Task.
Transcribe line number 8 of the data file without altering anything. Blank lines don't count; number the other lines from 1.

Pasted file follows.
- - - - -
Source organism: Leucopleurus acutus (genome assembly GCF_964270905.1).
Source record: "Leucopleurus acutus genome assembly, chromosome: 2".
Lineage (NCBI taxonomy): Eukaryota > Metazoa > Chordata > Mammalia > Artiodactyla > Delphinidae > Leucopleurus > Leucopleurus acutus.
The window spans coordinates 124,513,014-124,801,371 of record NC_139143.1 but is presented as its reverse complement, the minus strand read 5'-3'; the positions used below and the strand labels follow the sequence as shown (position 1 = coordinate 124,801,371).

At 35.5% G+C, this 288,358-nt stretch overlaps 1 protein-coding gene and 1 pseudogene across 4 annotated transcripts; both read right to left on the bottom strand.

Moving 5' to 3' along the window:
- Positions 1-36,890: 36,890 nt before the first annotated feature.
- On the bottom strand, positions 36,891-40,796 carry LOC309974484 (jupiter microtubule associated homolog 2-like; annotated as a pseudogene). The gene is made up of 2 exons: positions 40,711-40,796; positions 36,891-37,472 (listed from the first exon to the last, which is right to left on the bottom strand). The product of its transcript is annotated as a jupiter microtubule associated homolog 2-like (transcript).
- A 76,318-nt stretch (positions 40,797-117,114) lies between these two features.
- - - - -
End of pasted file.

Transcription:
- On the bottom strand, positions 36,891-40,796 carry LOC309974484 (jupiter microtubule associated homolog 2-like; annotated as a pseudogene). The gene is made up of 2 exons: positions 40,711-40,796; positions 36,891-37,472 (listed from the first exon to the last, which is right to left on the bottom strand). The product of its transcript is annotated as a jupiter microtubule associated homolog 2-like (transcript).